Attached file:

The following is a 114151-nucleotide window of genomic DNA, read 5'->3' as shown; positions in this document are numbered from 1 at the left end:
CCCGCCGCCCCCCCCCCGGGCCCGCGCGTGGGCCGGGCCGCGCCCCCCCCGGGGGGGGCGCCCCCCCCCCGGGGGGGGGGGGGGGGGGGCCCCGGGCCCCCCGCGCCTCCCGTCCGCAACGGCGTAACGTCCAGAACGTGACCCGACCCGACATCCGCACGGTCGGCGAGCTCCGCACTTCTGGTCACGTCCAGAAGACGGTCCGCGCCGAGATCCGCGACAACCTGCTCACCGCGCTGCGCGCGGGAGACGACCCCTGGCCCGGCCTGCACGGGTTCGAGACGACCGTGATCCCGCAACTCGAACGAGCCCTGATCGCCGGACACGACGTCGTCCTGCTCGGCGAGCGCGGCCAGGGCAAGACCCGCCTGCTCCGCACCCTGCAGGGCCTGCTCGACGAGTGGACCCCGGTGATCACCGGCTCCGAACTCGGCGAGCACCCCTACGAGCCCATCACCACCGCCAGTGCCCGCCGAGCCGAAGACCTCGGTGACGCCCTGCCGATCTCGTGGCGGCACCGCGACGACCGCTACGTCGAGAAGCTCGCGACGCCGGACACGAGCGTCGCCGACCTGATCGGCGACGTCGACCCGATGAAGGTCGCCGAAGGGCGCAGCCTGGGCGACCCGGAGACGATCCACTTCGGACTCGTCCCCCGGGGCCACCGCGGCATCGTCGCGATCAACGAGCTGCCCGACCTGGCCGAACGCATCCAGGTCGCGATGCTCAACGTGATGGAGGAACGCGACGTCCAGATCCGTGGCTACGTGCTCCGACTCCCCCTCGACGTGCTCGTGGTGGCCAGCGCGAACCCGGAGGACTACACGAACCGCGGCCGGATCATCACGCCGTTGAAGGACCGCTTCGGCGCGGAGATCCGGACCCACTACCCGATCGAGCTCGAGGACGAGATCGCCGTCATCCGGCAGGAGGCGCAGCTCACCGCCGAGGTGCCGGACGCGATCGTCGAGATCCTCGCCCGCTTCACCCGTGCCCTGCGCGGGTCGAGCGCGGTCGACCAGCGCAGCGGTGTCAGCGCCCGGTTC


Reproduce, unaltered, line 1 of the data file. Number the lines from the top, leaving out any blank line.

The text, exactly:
The following is a 114151-nucleotide window of genomic DNA, read 5'->3' as shown; positions in this document are numbered from 1 at the left end: